The Jewish Week. False Heroes And The Holocaust: Disputing The ‘Brava Gente’
Every age needs its heroes, so it seems. And in post-war Italy, a low level official named Giovanni Palatucci seemed to fit the bill. But recent reports challenge Palatucci’s legacy as the “Italian Schindler” and in so doing trigger a question, Why are we so attached to uplifting Holocaust narratives?
Oscar Schindler’s work to save Jews has become so iconic that to learn of Hitler is to know of Oscar Schindler. The supposed heroics of Palatucci have been trumpeted in Italy for decades, earning him praise from institutions responsible for safeguarding Holocaust memory such as Yad Vashem and the United States Holocaust Memorial Museum. Why are we so eager to promote positive stories when the Holocaust is indisputably among the darkest chapters of human history? Palatucci’s unmasking reminds us that the genocide of European Jews should be understood as a lesson in humanity’s capacity for destruction more than a demonstration of benevolence.
Benevolence, however, has been the cornerstone of Italian Holocaust memory. Called the “brava gente,” or benevolent Italians, Italy has enjoyed a celebrated status as a nation of resistors to Nazi atrocities. The story of Giovanni Palatucci is but one example of such propagandized bravery. Palatucci was thought to have saved thousands of Jews while serving as a police chief in Fiume, Italy. His eventual death in Dachau at the age of 35 was believed to have been a result of his courage.
In the postwar era, Palatucci became analogous with wartime Italian resistance. So celebrated was the former police chief, that the Anti-Defamation League (ADL) recognized his efforts with a “Courage to Care Award” in 2005. Then in 2007, he group created the “ADL Giovanni Palatucci Courageous Leadership Award” bestowed to outstanding Italian and American law enforcement officers. And Yad Vashem includes him in its list of Righteous Among Nations, a status that honors those exhibiting incredible sacrifice and courage to save Jews during the Holocaust.
Thanks to the Primo Levi Center in New York, we now know Palatucci actually helped German Nazi and Italian Fascist forces arrest and deport Jews. And he was only sent to Dachau when he was alleged to have embezzled money. Since the announcement of this farce, the ADL has retracted Palatucci’s 2005 decoration and redacted his name from the award for law enforcement officers. And we can assume that once Yad Vashem authorities confirm the Primo Levi Institute’s findings, they too will strip him of the prestigious Righteous Among Nations title.
The misguided celebration of Palatucci for more than half a century has brought into sharp focus a need to reevaluate local participation and collaboration during genocide. In the last ten years, some historians have challenged the accepted Italian “brava gente” myth, however its long lasting effects have continued to influence representations of Italian actions during the Judeocide.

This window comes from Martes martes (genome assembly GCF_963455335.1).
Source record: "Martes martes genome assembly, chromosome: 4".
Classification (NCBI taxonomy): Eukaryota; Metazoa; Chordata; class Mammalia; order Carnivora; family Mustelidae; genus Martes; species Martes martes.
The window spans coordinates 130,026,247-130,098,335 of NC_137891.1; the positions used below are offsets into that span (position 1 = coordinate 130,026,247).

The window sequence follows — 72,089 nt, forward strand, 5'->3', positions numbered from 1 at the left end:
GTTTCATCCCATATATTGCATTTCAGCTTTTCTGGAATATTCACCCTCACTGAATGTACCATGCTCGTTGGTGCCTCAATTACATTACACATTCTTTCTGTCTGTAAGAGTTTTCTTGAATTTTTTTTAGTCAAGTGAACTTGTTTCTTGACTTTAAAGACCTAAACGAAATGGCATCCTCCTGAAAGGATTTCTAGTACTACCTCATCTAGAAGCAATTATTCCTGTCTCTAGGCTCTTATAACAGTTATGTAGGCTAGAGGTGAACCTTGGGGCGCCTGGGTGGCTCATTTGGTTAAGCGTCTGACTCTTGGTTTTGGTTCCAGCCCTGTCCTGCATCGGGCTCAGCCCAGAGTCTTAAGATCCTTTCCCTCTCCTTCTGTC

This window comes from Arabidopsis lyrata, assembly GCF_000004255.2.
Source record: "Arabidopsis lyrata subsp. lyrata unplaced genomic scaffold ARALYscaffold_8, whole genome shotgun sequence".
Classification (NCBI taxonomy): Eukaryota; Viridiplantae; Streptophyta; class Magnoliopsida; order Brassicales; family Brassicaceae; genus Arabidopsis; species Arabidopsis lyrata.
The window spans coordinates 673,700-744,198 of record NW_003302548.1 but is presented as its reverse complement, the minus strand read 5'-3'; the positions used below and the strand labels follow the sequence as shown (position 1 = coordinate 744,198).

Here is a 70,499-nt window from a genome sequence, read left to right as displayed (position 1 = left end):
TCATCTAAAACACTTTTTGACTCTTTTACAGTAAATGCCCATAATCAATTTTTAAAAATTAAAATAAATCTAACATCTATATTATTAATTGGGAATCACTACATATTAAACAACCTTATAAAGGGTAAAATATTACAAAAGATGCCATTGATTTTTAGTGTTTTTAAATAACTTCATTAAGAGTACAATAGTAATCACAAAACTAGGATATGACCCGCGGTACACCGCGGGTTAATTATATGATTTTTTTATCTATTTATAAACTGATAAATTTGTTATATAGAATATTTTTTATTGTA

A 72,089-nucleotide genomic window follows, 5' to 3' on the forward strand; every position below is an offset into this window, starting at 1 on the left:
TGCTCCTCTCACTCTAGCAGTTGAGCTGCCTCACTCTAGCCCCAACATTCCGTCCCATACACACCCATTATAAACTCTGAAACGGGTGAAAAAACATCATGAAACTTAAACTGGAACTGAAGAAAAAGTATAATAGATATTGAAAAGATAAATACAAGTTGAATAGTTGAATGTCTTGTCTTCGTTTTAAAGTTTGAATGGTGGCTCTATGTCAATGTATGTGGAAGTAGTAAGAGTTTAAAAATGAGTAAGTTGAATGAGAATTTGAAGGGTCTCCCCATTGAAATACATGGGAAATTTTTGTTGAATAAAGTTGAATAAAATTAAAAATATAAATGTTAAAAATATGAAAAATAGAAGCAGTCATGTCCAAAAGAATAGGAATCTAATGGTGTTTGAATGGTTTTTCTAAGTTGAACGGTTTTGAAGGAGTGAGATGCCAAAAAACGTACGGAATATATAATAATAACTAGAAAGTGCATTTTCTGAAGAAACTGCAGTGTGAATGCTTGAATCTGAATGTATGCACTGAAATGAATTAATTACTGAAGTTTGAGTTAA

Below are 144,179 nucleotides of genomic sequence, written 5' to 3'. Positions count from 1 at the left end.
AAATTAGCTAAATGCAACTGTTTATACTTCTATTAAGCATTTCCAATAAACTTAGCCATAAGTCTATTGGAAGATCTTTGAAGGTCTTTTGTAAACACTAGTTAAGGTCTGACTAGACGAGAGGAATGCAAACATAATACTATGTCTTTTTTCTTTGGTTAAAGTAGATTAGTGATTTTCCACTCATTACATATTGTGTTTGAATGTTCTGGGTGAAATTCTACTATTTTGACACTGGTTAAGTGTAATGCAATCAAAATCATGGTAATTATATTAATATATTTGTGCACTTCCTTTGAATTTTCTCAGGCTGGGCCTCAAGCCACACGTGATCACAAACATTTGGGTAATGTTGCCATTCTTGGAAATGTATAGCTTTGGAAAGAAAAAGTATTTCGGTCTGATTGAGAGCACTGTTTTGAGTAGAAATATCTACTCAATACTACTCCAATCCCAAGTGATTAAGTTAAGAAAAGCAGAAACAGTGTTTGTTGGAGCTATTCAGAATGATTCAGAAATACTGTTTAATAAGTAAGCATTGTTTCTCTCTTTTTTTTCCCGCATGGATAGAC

The “brava gente” myth emerged in the postwar era as a means of uniting a long divided nation. Some Italians did risk their lives to save Jews, earning them the title of the “brava gente.” Yet despite popular opinion, others endeavored to support the genocide of Europe’s Jews, or did nothing to stop it. Why is it that the stories of resistors, true and false, have received greater attention than those of collaboration and persecution? Perhaps it is time for a wakeup call.
Genocide is one of humanity’s greatest shames. Its existence – in Europe sixty years ago to the annihilation of innocent Darfuris in Sudan today –should be a reminder of what we are capable of as a race and inspire us to address this flaw in ourselves. Instead of meditating on the evil everyone is capable of, we often promote stories of rescue and resistance to brighten a darker reality. Stories of true “brava gente” are an important feature of the past as they might inspire us to act similarly if we find ourselves in a similar situation. But in order to truly applaud the bravery and benevolence of those individuals we must not be afraid to admit that we too are capable of supporting genocide just as Palatucci did six decades ago.
It remains to be seen if the new story of collaboration attached to Palatucci’s name will forever alter his legacy, or if he will be forgotten altogether along with so many others who supported Fascism and aided Nazis prior to and after the German occupation of Italy. It is my hope that Palatucci’s name remains present in our minds, no longer as a celebration of humanity’s goodness and instead as warning sign of its darkness.